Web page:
Saturday, November 10, 2007

2008 Exhibition Schedule

2008 is just around the corner and I will soon be busy in the studio preparing for three upcoming Solo Shows. Mark your calendars early so you can plan on catching one or more of these future exhibitions!

Thanks to photographer Rick Newby, I now have a few images to share with you from the October 13th opening reception of my solo show at the Guillotine Post Gallery. To view additional images from this event and other events, please visit my website slide shows page. Thanks again to all of you able to make it out to celebrate and support my work! Looking forward to seeing you at the next event!

Friday, November 2, 2007

InnerViews: Carla Kantola

InnerViews: A Creative Interview with Interior Designer Carla Kantola

Our InnerView today is with Interior Designer, Carla Kantola. Carla's Atlanta-based firm (C. Kantola Interiors, Inc.) creates aesthetically pleasing interiors designed specifically for each client's individual lifestyle.

Image: © C.Kantola Interiors

JJLJ: Hello Carla! First of all, let me welcome you to this session of InnerViews. I want to thank you for agreeing to be a part of this new series.

How did you come to work in Interior Design?

CK: I have always had a love for design and an interest in houses. My husband and I renovated six houses and built two so I really think it might be a sickness. Several friends encouraged me to become a “decorator” but I knew I didn’t want to do that until I had the proper education to support it. When we moved to Atlanta approx. 13 years ago I immediately researched colleges that offered accredited interior design programs and decided on the Art Institute. After completing a BFA in Interior Design and working part time for a couple of design firms I was fortunate to land a job at Gandy Peace, a high-end residential firm. Working for the extremely talented Charles Gandy and Bill Peace was an experience that I will always be grateful for. A year after Charles retired I decided that it was time to try it on my own so here I am.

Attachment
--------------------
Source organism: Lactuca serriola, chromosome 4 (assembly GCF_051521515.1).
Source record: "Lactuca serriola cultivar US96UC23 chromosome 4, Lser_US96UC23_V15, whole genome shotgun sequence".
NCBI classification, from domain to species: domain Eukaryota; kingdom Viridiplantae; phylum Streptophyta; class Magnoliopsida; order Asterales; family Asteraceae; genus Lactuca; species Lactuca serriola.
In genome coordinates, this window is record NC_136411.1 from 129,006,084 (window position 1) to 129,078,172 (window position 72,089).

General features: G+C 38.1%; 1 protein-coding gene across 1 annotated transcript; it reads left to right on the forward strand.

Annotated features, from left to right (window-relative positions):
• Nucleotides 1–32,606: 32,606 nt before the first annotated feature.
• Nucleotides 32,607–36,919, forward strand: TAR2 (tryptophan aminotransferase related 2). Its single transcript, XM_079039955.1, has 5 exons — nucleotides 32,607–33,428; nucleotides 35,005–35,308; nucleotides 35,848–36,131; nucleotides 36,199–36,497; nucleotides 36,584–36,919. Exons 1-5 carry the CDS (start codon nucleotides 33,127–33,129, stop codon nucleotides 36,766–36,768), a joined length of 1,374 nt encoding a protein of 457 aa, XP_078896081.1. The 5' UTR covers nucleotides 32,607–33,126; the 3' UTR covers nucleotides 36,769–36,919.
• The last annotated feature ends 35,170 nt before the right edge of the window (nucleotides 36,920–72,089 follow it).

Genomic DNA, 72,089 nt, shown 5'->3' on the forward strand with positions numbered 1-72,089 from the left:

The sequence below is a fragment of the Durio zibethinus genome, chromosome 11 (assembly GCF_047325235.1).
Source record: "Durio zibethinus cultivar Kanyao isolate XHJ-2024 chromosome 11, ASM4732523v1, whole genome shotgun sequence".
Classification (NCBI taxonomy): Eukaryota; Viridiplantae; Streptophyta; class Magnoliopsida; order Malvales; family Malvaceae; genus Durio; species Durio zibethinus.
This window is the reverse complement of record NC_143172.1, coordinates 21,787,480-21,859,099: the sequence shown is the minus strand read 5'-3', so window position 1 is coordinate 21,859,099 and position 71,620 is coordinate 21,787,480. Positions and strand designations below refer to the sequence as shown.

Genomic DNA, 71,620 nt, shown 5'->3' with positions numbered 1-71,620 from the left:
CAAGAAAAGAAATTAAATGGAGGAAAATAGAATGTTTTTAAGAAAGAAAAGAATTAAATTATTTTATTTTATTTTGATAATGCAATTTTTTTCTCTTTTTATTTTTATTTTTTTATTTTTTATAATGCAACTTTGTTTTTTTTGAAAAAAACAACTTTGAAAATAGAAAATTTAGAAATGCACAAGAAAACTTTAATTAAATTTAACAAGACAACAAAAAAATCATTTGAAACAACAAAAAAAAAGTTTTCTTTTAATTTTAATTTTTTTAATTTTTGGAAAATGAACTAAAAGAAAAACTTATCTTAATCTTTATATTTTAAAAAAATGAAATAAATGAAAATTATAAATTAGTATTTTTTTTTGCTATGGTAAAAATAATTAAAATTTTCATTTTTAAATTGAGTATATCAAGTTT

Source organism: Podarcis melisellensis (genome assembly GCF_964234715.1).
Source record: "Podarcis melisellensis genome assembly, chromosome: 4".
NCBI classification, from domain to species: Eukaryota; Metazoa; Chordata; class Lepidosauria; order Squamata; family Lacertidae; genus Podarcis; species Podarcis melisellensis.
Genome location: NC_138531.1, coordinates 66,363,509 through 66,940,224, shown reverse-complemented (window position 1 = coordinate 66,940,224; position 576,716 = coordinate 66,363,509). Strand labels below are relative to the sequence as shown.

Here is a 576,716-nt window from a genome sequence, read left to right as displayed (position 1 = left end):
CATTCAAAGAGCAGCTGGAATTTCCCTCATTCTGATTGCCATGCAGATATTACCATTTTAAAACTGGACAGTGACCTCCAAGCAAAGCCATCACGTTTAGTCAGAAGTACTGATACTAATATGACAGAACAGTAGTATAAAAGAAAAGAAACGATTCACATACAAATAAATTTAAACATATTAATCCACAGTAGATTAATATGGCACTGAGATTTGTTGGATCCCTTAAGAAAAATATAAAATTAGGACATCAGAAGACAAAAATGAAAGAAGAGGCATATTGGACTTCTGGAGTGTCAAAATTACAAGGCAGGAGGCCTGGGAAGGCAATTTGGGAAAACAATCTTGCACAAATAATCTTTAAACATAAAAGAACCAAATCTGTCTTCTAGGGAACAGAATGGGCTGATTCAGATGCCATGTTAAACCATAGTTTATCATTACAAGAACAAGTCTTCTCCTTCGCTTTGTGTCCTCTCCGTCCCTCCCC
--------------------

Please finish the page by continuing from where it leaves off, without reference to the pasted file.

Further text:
Image: © C.Kantola Interiors

JJLJ: What continues to be a source of inspiration for your work?

CK: So many things inspire me and that’s why I love design so much. It is ever changing. I love observing nature and trying to translate it into a room whether it be a particular color, texture or shape. Traveling is another wonderful inspiration. You never know what will spark an idea. As a matter of fact, I’m still waiting to create a room based on the colors of this beautiful cat my husband and I saw when shopping at a men’s boutique in Savannah. Think of soft taupe walls with elegant white curtains and a splash of aqua blue in a pillow or piece of furniture or art.